According to a senior administration official, the State Department is also trying to locate 18,000 Ukrainians who entered the U.S. refugee program before the Russian invasion. This was under the Lautenberg program which allows religious minorities from former Soviet republics to receive expedited U.S. settlement.

The official stated that U.S. refugee resettlement personnel who moved to Moldova from Kyiv after the war ended have identified "a lot" of Ukrainians living in Eastern Europe, who are still awaiting Lautenberg program cases.

According to administration officials, U.S. consulates and embassies are working together to make it easier for Ukrainians to apply for temporary U.S. visas. They also work to expedite cases involving urgent humanitarian, medical, or other "extraordinary" circumstances.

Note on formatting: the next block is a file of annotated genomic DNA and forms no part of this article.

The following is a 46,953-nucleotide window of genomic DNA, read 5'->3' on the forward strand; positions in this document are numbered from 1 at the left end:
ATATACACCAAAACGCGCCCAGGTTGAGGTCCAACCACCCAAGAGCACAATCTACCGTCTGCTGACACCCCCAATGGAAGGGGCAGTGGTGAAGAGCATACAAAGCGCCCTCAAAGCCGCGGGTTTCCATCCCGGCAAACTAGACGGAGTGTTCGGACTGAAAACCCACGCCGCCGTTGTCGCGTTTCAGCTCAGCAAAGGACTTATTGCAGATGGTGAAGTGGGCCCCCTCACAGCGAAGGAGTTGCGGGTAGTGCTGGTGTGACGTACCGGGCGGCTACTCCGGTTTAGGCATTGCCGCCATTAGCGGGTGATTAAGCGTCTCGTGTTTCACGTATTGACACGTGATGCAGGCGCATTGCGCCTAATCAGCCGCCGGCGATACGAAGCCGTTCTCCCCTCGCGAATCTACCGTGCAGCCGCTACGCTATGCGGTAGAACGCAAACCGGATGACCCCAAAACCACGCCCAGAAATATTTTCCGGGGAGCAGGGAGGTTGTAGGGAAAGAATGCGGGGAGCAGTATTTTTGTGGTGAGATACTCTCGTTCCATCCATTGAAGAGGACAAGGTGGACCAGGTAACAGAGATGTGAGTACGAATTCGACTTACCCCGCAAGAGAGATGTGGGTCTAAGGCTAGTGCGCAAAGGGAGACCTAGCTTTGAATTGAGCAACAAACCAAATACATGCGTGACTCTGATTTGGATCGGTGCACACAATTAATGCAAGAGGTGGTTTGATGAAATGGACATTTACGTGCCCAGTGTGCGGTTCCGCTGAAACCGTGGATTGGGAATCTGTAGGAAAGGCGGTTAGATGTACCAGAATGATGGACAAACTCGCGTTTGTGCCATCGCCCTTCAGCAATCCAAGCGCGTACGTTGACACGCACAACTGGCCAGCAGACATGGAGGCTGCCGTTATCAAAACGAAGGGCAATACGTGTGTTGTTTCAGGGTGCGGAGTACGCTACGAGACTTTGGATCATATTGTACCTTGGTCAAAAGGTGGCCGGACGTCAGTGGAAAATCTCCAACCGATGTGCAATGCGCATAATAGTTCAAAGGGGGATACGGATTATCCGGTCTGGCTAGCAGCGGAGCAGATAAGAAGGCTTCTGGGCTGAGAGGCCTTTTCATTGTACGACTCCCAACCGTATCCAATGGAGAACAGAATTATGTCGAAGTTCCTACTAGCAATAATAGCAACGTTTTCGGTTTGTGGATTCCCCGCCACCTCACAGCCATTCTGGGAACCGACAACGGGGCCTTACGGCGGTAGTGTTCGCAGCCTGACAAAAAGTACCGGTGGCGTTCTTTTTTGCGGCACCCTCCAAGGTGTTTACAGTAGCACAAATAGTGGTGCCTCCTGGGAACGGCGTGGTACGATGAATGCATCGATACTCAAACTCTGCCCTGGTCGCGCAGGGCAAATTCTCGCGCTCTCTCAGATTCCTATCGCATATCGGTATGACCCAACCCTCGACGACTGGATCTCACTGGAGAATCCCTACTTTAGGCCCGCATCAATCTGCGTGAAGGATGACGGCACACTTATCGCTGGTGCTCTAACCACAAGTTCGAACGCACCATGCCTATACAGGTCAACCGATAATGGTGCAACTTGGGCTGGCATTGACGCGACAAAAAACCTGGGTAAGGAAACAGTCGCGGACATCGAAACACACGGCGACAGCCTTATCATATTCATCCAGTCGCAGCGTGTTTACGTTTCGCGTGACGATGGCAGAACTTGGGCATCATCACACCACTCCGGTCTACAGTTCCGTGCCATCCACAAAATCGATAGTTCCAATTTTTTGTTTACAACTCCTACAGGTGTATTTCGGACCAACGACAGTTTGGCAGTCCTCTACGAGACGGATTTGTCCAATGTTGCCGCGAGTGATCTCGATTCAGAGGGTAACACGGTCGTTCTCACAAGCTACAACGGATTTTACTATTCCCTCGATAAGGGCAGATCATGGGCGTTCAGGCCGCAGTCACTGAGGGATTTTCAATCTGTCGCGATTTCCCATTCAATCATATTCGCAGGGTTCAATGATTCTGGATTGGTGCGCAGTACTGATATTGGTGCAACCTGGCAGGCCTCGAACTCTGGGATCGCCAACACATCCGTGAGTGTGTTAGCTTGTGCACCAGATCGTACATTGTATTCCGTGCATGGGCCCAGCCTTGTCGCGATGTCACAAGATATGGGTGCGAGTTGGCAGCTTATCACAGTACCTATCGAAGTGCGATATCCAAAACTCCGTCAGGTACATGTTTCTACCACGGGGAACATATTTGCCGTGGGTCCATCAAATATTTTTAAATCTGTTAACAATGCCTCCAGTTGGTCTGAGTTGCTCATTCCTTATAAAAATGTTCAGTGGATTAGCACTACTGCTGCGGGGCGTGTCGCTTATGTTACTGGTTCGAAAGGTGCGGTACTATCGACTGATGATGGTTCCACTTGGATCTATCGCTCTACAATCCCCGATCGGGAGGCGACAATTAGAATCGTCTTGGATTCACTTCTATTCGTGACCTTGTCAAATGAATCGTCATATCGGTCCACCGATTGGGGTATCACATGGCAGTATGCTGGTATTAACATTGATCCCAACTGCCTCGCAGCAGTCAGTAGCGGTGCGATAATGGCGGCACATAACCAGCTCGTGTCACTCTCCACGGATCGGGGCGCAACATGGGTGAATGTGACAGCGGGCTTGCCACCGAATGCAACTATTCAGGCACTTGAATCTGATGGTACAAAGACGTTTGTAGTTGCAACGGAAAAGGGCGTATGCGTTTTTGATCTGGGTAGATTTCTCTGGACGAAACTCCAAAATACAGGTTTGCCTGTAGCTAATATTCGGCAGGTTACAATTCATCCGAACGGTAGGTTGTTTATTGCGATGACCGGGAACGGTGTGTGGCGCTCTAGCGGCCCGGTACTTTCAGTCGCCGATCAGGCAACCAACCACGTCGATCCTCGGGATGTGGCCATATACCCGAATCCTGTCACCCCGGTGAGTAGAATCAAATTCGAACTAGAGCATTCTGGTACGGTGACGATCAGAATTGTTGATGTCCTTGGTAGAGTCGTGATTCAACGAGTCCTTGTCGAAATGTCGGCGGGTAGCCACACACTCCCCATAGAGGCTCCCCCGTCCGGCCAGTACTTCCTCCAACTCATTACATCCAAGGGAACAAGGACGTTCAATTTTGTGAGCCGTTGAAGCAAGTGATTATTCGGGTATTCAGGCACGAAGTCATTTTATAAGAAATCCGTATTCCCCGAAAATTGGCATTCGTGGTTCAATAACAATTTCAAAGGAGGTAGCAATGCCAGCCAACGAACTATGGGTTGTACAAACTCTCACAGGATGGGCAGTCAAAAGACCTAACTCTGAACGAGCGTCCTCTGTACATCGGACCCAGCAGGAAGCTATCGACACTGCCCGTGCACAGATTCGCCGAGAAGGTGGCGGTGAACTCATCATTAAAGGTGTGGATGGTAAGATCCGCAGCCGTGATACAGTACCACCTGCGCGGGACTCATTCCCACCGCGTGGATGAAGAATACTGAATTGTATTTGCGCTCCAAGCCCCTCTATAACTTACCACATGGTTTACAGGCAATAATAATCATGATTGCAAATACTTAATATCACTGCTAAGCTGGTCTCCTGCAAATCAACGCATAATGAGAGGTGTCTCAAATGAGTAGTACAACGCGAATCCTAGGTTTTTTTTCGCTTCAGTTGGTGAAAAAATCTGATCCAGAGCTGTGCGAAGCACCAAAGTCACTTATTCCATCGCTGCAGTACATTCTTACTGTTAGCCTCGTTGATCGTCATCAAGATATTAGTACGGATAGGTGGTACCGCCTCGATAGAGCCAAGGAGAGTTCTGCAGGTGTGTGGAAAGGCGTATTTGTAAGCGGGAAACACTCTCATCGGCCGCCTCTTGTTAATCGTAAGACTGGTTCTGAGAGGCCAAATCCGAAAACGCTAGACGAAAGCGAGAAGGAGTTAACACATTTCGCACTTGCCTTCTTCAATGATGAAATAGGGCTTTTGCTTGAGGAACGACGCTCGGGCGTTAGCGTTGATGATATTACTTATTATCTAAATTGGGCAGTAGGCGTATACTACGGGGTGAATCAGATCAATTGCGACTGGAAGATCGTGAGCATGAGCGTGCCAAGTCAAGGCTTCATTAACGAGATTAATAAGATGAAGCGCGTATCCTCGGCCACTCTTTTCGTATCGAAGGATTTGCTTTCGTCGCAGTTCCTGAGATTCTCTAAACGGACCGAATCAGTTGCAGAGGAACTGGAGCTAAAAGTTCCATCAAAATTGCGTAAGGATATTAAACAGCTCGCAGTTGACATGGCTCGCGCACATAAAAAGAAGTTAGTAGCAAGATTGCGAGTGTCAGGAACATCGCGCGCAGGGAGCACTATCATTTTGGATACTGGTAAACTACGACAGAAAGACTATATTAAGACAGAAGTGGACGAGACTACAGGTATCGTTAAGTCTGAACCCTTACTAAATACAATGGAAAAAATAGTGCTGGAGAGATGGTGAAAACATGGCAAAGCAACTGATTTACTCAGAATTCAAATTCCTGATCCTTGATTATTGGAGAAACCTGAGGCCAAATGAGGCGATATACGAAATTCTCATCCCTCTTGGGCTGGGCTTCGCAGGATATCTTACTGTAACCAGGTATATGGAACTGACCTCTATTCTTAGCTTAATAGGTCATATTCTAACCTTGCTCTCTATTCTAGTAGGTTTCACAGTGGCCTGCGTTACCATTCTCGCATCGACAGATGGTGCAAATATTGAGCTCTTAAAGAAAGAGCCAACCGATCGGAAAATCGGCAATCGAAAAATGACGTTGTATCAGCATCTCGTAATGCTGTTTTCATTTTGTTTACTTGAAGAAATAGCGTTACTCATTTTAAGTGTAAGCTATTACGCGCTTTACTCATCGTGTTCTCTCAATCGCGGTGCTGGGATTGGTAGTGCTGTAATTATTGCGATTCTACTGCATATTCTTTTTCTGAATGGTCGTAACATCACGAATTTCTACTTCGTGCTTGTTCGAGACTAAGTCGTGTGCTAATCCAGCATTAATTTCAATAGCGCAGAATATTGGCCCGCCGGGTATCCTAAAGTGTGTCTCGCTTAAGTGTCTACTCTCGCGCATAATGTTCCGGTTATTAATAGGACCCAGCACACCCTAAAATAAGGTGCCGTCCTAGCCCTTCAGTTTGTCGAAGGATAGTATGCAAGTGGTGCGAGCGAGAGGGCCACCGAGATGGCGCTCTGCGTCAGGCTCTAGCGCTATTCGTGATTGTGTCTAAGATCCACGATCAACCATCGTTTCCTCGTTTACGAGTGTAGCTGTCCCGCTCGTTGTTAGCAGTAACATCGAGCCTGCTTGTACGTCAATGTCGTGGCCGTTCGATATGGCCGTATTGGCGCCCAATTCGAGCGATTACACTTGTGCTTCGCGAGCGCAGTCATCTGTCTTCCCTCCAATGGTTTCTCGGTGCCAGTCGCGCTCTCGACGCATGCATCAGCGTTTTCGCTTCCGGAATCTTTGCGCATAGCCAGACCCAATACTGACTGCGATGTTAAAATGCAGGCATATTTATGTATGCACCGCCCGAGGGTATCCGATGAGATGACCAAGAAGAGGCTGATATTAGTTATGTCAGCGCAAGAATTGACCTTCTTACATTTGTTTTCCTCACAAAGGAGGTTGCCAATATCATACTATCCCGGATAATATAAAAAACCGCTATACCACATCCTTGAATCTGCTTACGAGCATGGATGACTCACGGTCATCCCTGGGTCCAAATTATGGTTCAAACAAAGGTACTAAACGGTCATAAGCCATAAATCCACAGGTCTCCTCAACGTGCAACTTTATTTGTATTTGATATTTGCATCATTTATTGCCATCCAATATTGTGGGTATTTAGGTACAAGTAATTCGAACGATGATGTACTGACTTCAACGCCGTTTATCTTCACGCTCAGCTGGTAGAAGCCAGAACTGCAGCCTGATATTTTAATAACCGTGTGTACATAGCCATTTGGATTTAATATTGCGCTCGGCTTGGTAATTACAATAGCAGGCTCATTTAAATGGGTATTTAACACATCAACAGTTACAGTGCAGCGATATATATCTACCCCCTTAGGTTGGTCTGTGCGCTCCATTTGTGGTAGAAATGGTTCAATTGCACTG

The U.S. had set out to resettle 125,000 refugees around the world in fiscal year 2022. However, less than 9,000 refugees have been accepted so far, according to State Department figures. Only a dozen Ukrainians were admitted to the U.S. in March as refugees.

Matthew La Corte is an immigration policy analyst with the libertarian-leaning Niskanen Center. He said that the Ukrainian sponsorship program could help Biden achieve his goal of allowing Americans the ability to sponsor refugees from other countries. The U.S. launched a smaller program to allow individuals to sponsor Afghan refugees.

CBS News reported that La Corte said, "This urgency about Ukraine could ultimately speed up the launch full private sponsorship. This has the opportunity to aid the administration expand the resettlement program." "They have really struggled, fifteen months into the administration to resettle large amounts of refugees."